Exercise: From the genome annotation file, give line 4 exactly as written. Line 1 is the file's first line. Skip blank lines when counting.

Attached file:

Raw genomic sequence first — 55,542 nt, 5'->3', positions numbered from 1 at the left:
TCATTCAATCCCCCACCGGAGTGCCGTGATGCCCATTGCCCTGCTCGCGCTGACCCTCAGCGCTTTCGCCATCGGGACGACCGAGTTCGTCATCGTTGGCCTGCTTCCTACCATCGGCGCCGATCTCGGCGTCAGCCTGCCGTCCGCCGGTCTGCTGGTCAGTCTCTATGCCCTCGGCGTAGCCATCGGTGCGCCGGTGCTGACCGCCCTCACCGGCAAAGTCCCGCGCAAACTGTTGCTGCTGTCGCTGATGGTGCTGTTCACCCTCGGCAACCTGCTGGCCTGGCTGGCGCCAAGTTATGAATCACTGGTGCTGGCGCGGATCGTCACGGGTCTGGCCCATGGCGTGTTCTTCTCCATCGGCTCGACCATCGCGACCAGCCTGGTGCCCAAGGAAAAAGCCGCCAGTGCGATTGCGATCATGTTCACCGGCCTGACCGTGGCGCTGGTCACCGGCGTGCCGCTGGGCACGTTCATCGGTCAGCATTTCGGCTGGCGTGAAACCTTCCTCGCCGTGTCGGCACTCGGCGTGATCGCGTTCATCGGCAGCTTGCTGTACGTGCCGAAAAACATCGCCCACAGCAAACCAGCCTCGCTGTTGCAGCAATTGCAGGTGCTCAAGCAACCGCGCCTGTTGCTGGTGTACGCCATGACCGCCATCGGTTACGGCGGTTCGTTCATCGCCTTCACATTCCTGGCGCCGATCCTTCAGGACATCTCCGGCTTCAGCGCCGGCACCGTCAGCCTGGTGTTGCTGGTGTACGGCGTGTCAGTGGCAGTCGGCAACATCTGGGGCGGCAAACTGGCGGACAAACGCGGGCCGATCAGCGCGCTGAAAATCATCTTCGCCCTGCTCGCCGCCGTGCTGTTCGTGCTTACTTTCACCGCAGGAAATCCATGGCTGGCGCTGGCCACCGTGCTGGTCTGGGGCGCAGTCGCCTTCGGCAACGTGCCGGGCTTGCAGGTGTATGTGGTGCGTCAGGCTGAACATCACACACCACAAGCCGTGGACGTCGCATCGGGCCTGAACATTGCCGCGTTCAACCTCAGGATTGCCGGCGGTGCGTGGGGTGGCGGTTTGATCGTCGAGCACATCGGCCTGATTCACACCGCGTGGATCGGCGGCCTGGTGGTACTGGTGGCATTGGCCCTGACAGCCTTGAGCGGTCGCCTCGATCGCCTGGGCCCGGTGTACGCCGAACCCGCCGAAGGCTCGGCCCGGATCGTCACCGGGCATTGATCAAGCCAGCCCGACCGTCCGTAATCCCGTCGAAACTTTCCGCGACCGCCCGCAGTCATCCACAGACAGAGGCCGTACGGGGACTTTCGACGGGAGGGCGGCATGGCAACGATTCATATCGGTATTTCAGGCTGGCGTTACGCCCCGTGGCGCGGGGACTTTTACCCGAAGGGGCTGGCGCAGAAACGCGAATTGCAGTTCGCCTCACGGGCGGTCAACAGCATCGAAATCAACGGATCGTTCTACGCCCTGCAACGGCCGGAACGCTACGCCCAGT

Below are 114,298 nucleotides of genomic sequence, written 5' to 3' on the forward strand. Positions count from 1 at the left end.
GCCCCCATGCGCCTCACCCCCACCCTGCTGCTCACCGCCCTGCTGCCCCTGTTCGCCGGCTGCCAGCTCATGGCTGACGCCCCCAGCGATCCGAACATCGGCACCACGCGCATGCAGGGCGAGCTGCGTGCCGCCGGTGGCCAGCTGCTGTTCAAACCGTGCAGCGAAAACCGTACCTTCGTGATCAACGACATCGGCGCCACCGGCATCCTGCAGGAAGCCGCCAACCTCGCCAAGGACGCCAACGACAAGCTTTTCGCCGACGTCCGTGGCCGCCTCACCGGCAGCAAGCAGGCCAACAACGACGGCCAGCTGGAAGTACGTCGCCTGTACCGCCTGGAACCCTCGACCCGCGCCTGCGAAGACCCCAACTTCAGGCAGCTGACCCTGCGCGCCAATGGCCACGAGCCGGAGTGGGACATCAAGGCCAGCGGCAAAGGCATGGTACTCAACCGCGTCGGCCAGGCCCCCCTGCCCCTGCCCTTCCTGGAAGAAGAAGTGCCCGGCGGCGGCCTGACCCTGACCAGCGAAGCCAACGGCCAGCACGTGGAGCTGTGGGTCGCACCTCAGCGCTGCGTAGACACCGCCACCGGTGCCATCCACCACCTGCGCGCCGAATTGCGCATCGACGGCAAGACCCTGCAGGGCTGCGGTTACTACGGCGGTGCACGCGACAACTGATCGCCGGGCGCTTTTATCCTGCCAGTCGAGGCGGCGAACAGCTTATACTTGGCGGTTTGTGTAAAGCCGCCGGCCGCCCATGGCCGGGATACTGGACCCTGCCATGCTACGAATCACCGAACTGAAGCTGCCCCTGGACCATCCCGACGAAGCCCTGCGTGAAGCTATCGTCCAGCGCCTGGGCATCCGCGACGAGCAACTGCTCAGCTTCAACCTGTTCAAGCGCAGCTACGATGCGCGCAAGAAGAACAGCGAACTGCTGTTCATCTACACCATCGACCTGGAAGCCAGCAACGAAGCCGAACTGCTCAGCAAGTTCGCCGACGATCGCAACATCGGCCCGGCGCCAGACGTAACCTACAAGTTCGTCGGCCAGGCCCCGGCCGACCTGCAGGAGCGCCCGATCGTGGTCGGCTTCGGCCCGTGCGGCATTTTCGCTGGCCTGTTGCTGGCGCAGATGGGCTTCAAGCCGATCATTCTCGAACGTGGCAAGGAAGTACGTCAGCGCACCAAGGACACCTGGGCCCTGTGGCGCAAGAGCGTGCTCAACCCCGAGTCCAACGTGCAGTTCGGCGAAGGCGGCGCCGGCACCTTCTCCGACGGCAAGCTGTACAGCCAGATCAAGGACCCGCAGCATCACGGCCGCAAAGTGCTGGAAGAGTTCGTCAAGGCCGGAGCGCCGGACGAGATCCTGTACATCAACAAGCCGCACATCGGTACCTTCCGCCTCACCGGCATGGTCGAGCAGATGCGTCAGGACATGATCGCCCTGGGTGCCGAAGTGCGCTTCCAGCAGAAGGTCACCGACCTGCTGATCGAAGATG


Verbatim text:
GCCCCCATGCGCCTCACCCCCACCCTGCTGCTCACCGCCCTGCTGCCCCTGTTCGCCGGCTGCCAGCTCATGGCTGACGCCCCCAGCGATCCGAACATCGGCACCACGCGCATGCAGGGCGAGCTGCGTGCCGCCGGTGGCCAGCTGCTGTTCAAACCGTGCAGCGAAAACCGTACCTTCGTGATCAACGACATCGGCGCCACCGGCATCCTGCAGGAAGCCGCCAACCTCGCCAAGGACGCCAACGACAAGCTTTTCGCCGACGTCCGTGGCCGCCTCACCGGCAGCAAGCAGGCCAACAACGACGGCCAGCTGGAAGTACGTCGCCTGTACCGCCTGGAACCCTCGACCCGCGCCTGCGAAGACCCCAACTTCAGGCAGCTGACCCTGCGCGCCAATGGCCACGAGCCGGAGTGGGACATCAAGGCCAGCGGCAAAGGCATGGTACTCAACCGCGTCGGCCAGGCCCCCCTGCCCCTGCCCTTCCTGGAAGAAGAAGTGCCCGGCGGCGGCCTGACCCTGACCAGCGAAGCCAACGGCCAGCACGTGGAGCTGTGGGTCGCACCTCAGCGCTGCGTAGACACCGCCACCGGTGCCATCCACCACCTGCGCGCCGAATTGCGCATCGACGGCAAGACCCTGCAGGGCTGCGGTTACTACGGCGGTGCACGCGACAACTGATCGCCGGGCGCTTTTATCCTGCCAGTCGAGGCGGCGAACAGCTTATACTTGGCGGTTTGTGTAAAGCCGCCGGCCGCCCATGGCCGGGATACTGGACCCTGCCATGCTACGAATCACCGAACTGAAGCTGCCCCTGGACCATCCCGACGAAGCCCTGCGTGAAGCTATCGTCCAGCGCCTGGGCATCCGCGACGAGCAACTGCTCAGCTTCAACCTGTTCAAGCGCAGCTACGATGCGCGCAAGAAGAACAGCGAACTGCTGTTCATCTACACCATCGACCTGGAAGCCAGCAACGAAGCCGAACTGCTCAGCAAGTTCGCCGACGATCGCAACATCGGCCCGGCGCCAGACGTAACCTACAAGTTCGTCGGCCAGGCCCCGGCCGACCTGCAGGAGCGCCCGATCGTGGTCGGCTTCGGCCCGTGCGGCATTTTCGCTGGCCTGTTGCTGGCGCAGATGGGCTTCAAGCCGATCATTCTCGAACGTGGCAAGGAAGTACGTCAGCGCACCAAGGACACCTGGGCCCTGTGGCGCAAGAGCGTGCTCAACCCCGAGTCCAACGTGCAGTTCGGCGAAGGCGGCGCCGGCACCTTCTCCGACGGCAAGCTGTACAGCCAGATCAAGGACCCGCAGCATCACGGCCGCAAAGTGCTGGAAGAGTTCGTCAAGGCCGGAGCGCCGGACGAGATCCTGTACATCAACAAGCCGCACATCGGTACCTTCCGCCTCACCGGCATGGTCGAGCAGATGCGTCAGGACATGATCGCCCTGGGTGCCGAAGTGCGCTTCCAGCAGAAGGTCACCGACCTGCTGATCGAAGATG